By Dr. Edward D. Cohen
A: The basic reason for current deficiencies due to design and operating parameters is that all coaters were originally designed and built to exacting performance values for all hardware elements. These specifications would indicate the range of conditions than can be obtained from each element and the precision and variation required. For example, the web-handling system used to transport the substrate would specify the range of line speeds and tension levels and the variation allowed. The hardware would then be designed to meet these values. If the dryer was designed for aqueous solvents, it is not capable of drying organic solvents. As long as the operating conditions stay within design limits, the coater should function effectively.
The original coater may have been designed to run at 200-400 fpm, and it performs satisfactorily within this range. But then, the new product must be run at 140 fpm because of drying limitations. The panel board will often have a line-speed control setpoint that will permit these values to be set, and thus the coater will run at this line speed. However, because of being outside of the design limits, there will be poor control of the line speed, which can result in poor coatweight uniformity and drying variability. This can be a significant factor in coating uniformity for pre-metered coating methods, such as slot-die, cascade and extrusion coating, which require a very uniform line speed to obtain minimum variability.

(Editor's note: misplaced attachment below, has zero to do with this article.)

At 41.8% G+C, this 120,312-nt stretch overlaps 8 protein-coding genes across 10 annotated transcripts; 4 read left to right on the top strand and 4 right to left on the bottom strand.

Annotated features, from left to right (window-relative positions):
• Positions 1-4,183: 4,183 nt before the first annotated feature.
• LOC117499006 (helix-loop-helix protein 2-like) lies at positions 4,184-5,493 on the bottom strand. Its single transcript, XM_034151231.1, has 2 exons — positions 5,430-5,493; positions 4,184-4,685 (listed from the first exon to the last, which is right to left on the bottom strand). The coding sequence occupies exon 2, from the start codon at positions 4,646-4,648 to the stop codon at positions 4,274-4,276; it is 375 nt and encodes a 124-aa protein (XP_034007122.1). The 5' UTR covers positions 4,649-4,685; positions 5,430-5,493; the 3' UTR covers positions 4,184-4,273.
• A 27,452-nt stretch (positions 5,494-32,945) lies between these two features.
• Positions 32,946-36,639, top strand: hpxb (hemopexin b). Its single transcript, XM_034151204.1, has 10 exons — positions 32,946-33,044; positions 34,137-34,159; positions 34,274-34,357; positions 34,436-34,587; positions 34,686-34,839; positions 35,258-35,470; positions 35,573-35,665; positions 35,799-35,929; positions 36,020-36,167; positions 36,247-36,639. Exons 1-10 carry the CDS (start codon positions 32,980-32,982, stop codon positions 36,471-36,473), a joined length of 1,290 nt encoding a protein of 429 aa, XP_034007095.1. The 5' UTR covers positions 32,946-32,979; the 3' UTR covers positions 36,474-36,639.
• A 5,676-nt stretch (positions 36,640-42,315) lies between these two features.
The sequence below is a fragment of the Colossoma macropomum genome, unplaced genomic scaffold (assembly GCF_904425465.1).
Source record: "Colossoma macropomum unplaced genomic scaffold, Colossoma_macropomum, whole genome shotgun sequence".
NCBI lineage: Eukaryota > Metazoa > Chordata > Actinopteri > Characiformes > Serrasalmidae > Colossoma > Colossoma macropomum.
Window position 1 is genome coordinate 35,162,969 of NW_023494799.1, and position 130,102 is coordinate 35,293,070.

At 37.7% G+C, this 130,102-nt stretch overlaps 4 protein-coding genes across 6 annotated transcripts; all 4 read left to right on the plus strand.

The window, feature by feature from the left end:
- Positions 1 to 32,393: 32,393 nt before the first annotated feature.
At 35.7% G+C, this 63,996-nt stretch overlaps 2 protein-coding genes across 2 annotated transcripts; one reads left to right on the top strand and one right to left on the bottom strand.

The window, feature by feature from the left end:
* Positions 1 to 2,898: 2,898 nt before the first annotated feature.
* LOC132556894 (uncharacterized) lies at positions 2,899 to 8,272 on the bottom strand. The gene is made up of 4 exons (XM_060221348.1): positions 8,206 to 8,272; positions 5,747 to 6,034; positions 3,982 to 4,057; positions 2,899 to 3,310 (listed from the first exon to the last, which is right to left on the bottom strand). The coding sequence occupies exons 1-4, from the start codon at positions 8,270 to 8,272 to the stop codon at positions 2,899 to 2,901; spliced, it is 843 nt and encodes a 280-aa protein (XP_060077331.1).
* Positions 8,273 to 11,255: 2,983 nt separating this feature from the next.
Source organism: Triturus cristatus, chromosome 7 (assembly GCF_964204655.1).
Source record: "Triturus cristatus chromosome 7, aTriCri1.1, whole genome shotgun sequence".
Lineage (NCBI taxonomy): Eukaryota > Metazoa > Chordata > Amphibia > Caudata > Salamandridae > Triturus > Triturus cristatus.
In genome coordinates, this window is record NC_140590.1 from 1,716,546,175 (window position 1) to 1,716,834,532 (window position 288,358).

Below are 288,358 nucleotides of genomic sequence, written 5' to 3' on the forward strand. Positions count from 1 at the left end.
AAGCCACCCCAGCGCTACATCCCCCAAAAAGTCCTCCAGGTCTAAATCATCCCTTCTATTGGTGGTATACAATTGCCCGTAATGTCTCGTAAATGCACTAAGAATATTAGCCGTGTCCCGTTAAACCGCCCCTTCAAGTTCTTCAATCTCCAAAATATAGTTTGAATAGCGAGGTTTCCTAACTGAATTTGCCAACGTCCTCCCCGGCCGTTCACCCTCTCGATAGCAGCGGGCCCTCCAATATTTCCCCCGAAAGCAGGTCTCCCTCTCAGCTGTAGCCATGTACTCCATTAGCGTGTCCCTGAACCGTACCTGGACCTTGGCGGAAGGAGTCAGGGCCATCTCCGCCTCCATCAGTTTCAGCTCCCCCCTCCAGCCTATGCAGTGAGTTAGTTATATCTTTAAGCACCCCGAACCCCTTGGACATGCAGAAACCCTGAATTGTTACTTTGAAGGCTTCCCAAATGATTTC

Control of tension control, dryer air
Tension control is another area where current capability is important. Currently, there is an increase in the number of products with thin webs being coated, and coaters designed for thick webs may not have the capability needed for these new thin films.
If a new product needs minimum contamination, the exiting dryer air and ambient air could contain a high level of particulates that could hurt product quality. Another consideration is that coaters can function for many years, and so the ability to obtain original-design conditions often deteriorates due to wear and tear.
To prevent these problems, the overall coating system should be characterized to determine current capability, and then hardware improvements made where needed. Often normal maintenance and parts replacement will sustain or improve coating capability.
E.D. Cohen, “Web Coating Defects: Role of the Coater Module,” Converting Quarterly, 2012 Q4, page 22.
R. Wagner, Jr., and E.B. Water, Solvent-Based Coating Technology, Multilayer Flexible Packaging, Elsevier, 2nd ed., 2016.
J. Greener, G. Pearson, and M. Cakmak, Coating & Solidification, in Roll-to-Roll Manufacturing: Process Elements and Recent Advances, John Wiley & Sons, 2018.